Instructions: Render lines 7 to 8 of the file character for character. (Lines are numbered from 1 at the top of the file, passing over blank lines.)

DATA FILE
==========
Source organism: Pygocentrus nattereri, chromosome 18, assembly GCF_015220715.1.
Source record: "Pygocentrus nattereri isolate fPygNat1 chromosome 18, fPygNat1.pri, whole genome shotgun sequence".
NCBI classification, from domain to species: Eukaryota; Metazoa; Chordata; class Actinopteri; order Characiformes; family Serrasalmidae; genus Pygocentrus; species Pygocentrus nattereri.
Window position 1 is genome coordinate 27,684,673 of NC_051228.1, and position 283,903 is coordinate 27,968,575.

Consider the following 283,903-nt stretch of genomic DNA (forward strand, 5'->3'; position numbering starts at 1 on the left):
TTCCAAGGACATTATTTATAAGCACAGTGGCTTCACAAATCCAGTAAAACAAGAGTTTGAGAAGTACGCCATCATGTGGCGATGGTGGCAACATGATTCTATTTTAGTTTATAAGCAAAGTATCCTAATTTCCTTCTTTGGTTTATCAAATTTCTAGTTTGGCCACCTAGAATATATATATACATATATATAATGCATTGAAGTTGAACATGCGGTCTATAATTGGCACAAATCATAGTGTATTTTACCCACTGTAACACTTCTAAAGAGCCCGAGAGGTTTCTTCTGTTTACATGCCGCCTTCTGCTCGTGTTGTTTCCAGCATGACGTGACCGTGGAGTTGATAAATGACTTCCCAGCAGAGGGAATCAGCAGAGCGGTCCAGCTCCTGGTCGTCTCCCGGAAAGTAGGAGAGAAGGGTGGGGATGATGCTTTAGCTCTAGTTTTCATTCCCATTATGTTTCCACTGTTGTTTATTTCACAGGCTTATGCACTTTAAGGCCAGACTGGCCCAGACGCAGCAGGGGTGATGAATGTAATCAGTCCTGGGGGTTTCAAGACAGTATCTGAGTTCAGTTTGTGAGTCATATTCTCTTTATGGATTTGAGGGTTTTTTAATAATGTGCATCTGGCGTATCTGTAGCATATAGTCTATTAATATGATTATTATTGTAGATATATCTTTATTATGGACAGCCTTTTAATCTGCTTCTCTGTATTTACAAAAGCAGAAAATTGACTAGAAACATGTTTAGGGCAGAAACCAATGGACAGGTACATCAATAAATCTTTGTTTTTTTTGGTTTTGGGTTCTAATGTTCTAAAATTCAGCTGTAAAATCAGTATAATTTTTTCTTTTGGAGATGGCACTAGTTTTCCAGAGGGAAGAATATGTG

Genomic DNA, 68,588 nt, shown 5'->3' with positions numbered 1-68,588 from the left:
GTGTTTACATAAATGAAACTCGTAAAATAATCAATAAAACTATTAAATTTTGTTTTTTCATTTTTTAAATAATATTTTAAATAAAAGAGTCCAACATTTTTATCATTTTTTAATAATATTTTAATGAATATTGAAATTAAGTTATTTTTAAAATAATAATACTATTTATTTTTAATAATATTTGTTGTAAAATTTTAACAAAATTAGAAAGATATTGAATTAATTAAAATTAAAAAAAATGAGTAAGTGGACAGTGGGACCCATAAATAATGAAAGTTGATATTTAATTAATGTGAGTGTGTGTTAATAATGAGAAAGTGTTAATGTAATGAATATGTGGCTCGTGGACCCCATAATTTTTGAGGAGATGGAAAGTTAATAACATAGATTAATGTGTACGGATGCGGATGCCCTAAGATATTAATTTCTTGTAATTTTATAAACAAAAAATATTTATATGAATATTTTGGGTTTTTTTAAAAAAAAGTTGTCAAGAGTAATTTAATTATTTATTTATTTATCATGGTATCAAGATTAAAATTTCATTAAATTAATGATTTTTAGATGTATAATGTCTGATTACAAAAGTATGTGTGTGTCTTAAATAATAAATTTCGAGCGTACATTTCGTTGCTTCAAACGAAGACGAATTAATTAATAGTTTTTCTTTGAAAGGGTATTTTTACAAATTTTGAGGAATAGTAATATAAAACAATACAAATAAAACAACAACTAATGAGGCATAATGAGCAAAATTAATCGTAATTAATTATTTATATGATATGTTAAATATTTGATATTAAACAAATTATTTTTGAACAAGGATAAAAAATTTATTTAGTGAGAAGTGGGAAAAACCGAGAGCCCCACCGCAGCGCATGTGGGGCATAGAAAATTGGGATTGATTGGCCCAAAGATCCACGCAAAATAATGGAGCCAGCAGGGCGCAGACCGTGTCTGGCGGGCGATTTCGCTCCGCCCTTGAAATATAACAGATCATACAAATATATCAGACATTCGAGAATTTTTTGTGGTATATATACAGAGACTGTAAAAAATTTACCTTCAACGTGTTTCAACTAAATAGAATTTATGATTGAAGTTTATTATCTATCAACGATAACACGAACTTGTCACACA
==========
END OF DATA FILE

Genomic DNA, 68,588 nt, shown 5'->3' with positions numbered 1-68,588 from the left:
GTGTTTACATAAATGAAACTCGTAAAATAATCAATAAAACTATTAAATTTTGTTTTTTCATTTTTTAAATAATATTTTAAATAAAAGAGTCCAACATTTTTATCATTTTTTAATAATATTTTAATGAATATTGAAATTAAGTTATTTTTAAAATAATAATACTATTTATTTTTAATAATATTTGTTGTAAAATTTTAACAAAATTAGAAAGATATTGAATTAATTAAAATTAAAAAAAATGAGTAAGTGGACAGTGGGACCCATAAATAATGAAAGTTGATATTTAATTAATGTGAGTGTGTGTTAATAATGAGAAAGTGTTAATGTAATGAATATGTGGCTCGTGGACCCCATAATTTTTGAGGAGATGGAAAGTTAATAACATAGATTAATGTGTACGGATGCGGATGCCCTAAGATATTAATTTCTTGTAATTTTATAAACAAAAAATATTTATATGAATATTTTGGGTTTTTTTAAAAAAAAGTTGTCAAGAGTAATTTAATTATTTATTTATTTATCATGGTATCAAGATTAAAATTTCATTAAATTAATGATTTTTAGATGTATAATGTCTGATTACAAAAGTATGTGTGTGTCTTAAATAATAAATTTCGAGCGTACATTTCGTTGCTTCAAACGAAGACGAATTAATTAATAGTTTTTCTTTGAAAGGGTATTTTTACAAATTTTGAGGAATAGTAATATAAAACAATACAAATAAAACAACAACTAATGAGGCATAATGAGCAAAATTAATCGTAATTAATTATTTATATGATATGTTAAATATTTGATATTAAACAAATTATTTTTGAACAAGGATAAAAAATTTATTTAGTGAGAAGTGGGAAAAACCGAGAGCCCCACCGCAGCGCATGTGGGGCATAGAAAATTGGGATTGATTGGCCCAAAGATCCACGCAAAATAATGGAGCCAGCAGGGCGCAGACCGTGTCTGGCGGGCGATTTCGCTCCGCCCTTGAAATATAACAGATCATACAAATATATCAGACATTCGAGAATTTTTTGTGGTATATATACAGAGACTGTAAAAAATTTACCTTCAACGTGTTTCAACTAAATAGAATTTATGATTGAAGTTTATTATCTATCAACGATAACACGAACTTGTCACACA